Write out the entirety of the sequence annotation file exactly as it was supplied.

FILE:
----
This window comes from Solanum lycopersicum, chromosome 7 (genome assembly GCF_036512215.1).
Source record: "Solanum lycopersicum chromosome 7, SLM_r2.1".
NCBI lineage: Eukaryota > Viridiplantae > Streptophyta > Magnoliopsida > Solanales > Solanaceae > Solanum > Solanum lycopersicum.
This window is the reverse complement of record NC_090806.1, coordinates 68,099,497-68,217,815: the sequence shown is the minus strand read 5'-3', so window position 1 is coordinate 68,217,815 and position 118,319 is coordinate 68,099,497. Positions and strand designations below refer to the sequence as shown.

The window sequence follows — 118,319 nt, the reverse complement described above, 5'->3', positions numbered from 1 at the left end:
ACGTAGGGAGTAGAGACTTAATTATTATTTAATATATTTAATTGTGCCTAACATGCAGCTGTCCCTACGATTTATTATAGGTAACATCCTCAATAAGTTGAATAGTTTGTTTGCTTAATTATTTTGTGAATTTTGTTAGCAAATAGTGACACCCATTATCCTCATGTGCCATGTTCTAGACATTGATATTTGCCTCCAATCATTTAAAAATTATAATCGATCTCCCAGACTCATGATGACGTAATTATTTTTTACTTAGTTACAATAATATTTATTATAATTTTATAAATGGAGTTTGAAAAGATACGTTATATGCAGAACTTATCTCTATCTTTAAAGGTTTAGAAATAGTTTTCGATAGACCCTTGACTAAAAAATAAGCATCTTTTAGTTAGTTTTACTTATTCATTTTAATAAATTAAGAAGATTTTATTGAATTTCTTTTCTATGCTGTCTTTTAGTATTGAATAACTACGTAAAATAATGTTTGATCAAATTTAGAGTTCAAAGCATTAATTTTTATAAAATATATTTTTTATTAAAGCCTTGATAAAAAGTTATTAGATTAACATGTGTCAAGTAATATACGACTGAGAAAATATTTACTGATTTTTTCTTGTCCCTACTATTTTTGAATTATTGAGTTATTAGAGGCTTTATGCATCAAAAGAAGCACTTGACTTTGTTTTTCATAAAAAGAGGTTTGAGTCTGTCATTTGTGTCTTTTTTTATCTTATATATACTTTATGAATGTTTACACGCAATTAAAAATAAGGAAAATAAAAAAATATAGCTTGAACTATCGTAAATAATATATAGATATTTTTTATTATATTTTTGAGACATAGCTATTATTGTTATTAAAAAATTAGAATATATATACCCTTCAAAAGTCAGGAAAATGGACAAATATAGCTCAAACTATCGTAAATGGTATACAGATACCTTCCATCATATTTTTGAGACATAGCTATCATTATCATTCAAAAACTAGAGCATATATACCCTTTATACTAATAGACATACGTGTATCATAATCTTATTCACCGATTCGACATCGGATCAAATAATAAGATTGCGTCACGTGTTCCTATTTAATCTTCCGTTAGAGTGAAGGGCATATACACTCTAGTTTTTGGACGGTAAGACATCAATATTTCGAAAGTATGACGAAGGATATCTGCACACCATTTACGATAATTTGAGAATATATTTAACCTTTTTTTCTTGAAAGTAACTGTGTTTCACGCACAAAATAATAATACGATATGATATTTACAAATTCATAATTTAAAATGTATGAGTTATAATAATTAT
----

This window comes from Solanum lycopersicum, chromosome 7 (genome assembly GCF_036512215.1).
Source record: "Solanum lycopersicum chromosome 7, SLM_r2.1".
NCBI lineage: Eukaryota > Viridiplantae > Streptophyta > Magnoliopsida > Solanales > Solanaceae > Solanum > Solanum lycopersicum.
This window is the reverse complement of record NC_090806.1, coordinates 68,099,497-68,217,815: the sequence shown is the minus strand read 5'-3', so window position 1 is coordinate 68,217,815 and position 118,319 is coordinate 68,099,497. Positions and strand designations below refer to the sequence as shown.

The window sequence follows — 118,319 nt, the reverse complement described above, 5'->3', positions numbered from 1 at the left end:
ACGTAGGGAGTAGAGACTTAATTATTATTTAATATATTTAATTGTGCCTAACATGCAGCTGTCCCTACGATTTATTATAGGTAACATCCTCAATAAGTTGAATAGTTTGTTTGCTTAATTATTTTGTGAATTTTGTTAGCAAATAGTGACACCCATTATCCTCATGTGCCATGTTCTAGACATTGATATTTGCCTCCAATCATTTAAAAATTATAATCGATCTCCCAGACTCATGATGACGTAATTATTTTTTACTTAGTTACAATAATATTTATTATAATTTTATAAATGGAGTTTGAAAAGATACGTTATATGCAGAACTTATCTCTATCTTTAAAGGTTTAGAAATAGTTTTCGATAGACCCTTGACTAAAAAATAAGCATCTTTTAGTTAGTTTTACTTATTCATTTTAATAAATTAAGAAGATTTTATTGAATTTCTTTTCTATGCTGTCTTTTAGTATTGAATAACTACGTAAAATAATGTTTGATCAAATTTAGAGTTCAAAGCATTAATTTTTATAAAATATATTTTTTATTAAAGCCTTGATAAAAAGTTATTAGATTAACATGTGTCAAGTAATATACGACTGAGAAAATATTTACTGATTTTTTCTTGTCCCTACTATTTTTGAATTATTGAGTTATTAGAGGCTTTATGCATCAAAAGAAGCACTTGACTTTGTTTTTCATAAAAAGAGGTTTGAGTCTGTCATTTGTGTCTTTTTTTATCTTATATATACTTTATGAATGTTTACACGCAATTAAAAATAAGGAAAATAAAAAAATATAGCTTGAACTATCGTAAATAATATATAGATATTTTTTATTATATTTTTGAGACATAGCTATTATTGTTATTAAAAAATTAGAATATATATACCCTTCAAAAGTCAGGAAAATGGACAAATATAGCTCAAACTATCGTAAATGGTATACAGATACCTTCCATCATATTTTTGAGACATAGCTATCATTATCATTCAAAAACTAGAGCATATATACCCTTTATACTAATAGACATACGTGTATCATAATCTTATTCACCGATTCGACATCGGATCAAATAATAAGATTGCGTCACGTGTTCCTATTTAATCTTCCGTTAGAGTGAAGGGCATATACACTCTAGTTTTTGGACGGTAAGACATCAATATTTCGAAAGTATGACGAAGGATATCTGCACACCATTTACGATAATTTGAGAATATATTTAACCTTTTTTTCTTGAAAGTAACTGTGTTTCACGCACAAAATAATAATACGATATGATATTTACAAATTCATAATTTAAAATGTATGAGTTATAATAATTAT